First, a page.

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Sino-Japanese War, Second

World War II

The Japanese bombing of Pearl Harbor brought the United States into the war and merged the Sino-Japanese War into World War II as China declared war on Japan, Germany, and Italy. American and British loans and supplies, the establishment of military air bases in China, and the aid of an increasing number of U.S. and British advisers helped relieve China as Japan diverted armies elsewhere. Nevertheless, China's military position continued to deteriorate until Apr., 1945. In May the Chinese launched a successful offensive at Zhijiang (Chihkiang) that lasted until Japanese capitulation on Aug. 14. The Japanese troops in China formally surrendered Sept. 9, 1945. By the provisions of the Cairo Declaration, Manchuria, Taiwan, and the Pescadores were restored to China.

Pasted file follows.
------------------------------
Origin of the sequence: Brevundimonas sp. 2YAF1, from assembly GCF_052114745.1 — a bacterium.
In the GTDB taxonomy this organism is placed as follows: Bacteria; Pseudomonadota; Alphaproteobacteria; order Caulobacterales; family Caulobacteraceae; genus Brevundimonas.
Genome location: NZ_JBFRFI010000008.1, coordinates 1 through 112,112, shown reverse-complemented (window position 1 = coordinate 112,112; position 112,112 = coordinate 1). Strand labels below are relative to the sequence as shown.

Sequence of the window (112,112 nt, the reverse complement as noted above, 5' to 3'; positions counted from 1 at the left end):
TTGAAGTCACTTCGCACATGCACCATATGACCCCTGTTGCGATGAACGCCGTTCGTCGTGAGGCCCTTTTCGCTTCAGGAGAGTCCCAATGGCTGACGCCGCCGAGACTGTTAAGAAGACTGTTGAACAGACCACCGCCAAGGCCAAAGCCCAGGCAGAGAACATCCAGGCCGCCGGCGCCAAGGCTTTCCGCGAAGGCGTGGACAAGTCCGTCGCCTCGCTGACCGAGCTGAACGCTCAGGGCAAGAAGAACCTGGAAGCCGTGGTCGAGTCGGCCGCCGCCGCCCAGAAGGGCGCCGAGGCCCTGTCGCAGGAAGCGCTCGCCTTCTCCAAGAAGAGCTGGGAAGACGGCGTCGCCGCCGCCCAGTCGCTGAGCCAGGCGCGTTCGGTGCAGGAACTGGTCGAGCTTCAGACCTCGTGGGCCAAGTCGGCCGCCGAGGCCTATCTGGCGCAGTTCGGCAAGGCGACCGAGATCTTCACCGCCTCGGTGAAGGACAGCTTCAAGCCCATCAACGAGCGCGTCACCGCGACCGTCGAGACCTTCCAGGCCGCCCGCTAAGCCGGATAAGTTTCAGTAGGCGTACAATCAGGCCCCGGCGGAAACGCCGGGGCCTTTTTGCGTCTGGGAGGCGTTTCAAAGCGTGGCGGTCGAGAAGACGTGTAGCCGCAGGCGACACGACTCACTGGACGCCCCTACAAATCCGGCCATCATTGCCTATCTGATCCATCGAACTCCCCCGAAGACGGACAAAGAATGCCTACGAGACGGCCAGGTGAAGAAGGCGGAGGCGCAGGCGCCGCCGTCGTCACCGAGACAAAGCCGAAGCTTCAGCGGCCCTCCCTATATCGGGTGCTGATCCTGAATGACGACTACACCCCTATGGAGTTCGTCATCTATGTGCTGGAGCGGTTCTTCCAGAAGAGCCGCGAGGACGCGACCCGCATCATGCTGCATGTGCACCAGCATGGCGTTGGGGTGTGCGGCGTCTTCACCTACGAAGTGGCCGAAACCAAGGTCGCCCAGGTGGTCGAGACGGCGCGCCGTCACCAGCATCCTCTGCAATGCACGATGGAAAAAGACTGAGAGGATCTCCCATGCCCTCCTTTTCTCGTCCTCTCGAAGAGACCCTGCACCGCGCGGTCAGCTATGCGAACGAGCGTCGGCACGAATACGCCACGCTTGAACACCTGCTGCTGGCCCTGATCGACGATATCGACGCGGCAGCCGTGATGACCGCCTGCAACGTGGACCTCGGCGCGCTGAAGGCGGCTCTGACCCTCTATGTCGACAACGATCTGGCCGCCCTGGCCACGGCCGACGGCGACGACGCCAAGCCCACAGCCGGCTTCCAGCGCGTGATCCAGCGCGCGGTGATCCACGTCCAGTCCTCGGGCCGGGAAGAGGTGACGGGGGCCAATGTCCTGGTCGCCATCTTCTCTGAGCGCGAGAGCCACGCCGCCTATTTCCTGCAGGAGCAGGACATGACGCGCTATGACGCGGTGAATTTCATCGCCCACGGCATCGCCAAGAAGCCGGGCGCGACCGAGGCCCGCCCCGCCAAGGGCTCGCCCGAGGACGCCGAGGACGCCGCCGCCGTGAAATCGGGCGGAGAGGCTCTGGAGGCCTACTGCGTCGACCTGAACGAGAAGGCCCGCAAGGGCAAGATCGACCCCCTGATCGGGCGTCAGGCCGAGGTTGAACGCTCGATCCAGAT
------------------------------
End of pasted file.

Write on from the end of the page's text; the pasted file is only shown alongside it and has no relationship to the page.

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The Columbia Electronic Encyclopedia, 6th ed. Copyright © 2012, Columbia University Press. All rights reserved.

See more Encyclopedia articles on: Chinese, Taiwanese, and Mongolian History


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